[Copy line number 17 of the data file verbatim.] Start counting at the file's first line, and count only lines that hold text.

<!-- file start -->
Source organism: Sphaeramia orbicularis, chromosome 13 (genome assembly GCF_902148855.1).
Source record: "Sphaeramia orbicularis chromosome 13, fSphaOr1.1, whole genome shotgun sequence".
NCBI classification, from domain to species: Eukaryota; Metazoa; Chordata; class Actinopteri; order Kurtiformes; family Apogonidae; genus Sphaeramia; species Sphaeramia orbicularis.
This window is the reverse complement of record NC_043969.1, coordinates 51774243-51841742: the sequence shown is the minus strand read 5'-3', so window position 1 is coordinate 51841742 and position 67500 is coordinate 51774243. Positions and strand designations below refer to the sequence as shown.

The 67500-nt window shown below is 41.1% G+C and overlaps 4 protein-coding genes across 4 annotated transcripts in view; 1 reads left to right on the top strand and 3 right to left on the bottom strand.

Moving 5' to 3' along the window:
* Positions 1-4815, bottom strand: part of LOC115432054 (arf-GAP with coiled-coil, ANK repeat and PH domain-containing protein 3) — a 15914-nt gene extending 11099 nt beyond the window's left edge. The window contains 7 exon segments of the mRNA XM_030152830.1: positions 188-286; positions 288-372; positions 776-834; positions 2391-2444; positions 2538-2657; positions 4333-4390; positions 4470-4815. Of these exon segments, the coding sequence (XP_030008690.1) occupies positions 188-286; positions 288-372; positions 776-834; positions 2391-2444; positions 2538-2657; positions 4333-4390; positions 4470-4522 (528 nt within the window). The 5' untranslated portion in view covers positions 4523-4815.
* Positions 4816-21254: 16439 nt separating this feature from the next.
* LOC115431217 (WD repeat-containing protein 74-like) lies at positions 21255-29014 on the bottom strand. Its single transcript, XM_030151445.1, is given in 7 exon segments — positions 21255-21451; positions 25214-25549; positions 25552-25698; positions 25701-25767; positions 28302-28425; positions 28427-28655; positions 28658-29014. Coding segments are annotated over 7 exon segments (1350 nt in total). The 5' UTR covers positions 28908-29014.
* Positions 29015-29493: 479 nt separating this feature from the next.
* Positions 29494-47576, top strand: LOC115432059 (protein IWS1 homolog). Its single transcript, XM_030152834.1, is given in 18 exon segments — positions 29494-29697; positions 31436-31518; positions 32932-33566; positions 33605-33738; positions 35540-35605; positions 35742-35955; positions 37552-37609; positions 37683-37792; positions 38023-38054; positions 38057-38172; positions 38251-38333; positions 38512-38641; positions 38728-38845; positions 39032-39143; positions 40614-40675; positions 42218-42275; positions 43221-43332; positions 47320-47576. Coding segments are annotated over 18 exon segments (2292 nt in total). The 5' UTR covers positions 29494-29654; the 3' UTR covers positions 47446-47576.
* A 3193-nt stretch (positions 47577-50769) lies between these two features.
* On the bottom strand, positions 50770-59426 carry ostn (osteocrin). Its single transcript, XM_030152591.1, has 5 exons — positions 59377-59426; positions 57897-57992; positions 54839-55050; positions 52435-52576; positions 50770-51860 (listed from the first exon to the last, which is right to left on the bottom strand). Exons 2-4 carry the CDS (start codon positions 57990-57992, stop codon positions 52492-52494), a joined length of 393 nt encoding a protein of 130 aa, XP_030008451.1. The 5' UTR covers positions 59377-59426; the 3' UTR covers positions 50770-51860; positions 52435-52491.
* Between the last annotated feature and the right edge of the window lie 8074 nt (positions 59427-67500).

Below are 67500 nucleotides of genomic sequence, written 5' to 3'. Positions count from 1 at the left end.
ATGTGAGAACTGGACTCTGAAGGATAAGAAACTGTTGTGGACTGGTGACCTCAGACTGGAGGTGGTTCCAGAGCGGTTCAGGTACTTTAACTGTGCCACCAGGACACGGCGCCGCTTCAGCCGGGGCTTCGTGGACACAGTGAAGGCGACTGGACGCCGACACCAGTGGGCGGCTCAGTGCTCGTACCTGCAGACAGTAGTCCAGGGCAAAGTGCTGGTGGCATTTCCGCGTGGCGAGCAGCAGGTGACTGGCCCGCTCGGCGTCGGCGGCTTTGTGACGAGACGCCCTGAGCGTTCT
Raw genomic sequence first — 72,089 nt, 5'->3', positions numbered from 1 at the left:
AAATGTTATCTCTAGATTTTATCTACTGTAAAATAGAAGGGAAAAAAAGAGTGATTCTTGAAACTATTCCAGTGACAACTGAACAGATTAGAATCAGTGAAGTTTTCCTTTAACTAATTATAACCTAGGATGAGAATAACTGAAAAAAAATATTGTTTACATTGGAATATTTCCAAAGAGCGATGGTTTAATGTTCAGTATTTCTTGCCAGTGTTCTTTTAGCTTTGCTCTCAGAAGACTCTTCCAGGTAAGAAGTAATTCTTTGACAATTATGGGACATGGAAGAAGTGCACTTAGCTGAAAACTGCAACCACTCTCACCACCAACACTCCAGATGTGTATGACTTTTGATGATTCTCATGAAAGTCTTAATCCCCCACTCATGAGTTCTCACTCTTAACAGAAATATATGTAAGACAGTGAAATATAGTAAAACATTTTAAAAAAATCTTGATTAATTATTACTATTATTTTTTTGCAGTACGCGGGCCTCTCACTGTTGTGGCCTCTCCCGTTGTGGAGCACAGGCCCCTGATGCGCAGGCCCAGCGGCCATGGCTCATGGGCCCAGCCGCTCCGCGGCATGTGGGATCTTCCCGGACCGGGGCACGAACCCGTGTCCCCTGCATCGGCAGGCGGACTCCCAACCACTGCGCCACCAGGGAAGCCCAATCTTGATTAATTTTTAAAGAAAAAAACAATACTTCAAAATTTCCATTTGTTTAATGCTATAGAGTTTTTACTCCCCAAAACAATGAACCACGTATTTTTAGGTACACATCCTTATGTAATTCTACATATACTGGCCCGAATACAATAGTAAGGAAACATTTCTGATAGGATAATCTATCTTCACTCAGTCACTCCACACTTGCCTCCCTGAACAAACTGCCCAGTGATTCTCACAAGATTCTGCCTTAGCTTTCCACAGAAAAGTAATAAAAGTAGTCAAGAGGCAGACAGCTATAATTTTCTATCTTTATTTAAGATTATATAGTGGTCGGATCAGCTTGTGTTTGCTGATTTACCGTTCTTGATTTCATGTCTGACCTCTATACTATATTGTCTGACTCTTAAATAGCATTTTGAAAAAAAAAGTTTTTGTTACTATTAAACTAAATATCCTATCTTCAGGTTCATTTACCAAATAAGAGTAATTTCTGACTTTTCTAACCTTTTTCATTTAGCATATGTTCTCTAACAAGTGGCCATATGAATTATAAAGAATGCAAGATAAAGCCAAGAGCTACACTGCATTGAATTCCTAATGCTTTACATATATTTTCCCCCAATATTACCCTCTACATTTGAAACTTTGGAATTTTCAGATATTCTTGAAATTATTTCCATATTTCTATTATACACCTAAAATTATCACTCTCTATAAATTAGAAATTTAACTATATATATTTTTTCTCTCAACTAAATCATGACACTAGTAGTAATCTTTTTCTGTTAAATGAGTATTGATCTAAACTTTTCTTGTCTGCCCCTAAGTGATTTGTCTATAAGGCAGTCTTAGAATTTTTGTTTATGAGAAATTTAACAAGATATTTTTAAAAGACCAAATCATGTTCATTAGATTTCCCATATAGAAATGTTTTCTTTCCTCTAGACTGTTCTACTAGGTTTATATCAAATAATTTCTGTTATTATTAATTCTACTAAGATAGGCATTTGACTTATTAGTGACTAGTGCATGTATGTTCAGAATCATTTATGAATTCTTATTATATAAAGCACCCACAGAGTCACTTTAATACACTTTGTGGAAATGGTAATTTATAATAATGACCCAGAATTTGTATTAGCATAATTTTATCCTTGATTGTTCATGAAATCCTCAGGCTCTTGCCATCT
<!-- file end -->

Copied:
Raw genomic sequence first — 72,089 nt, 5'->3', positions numbered from 1 at the left: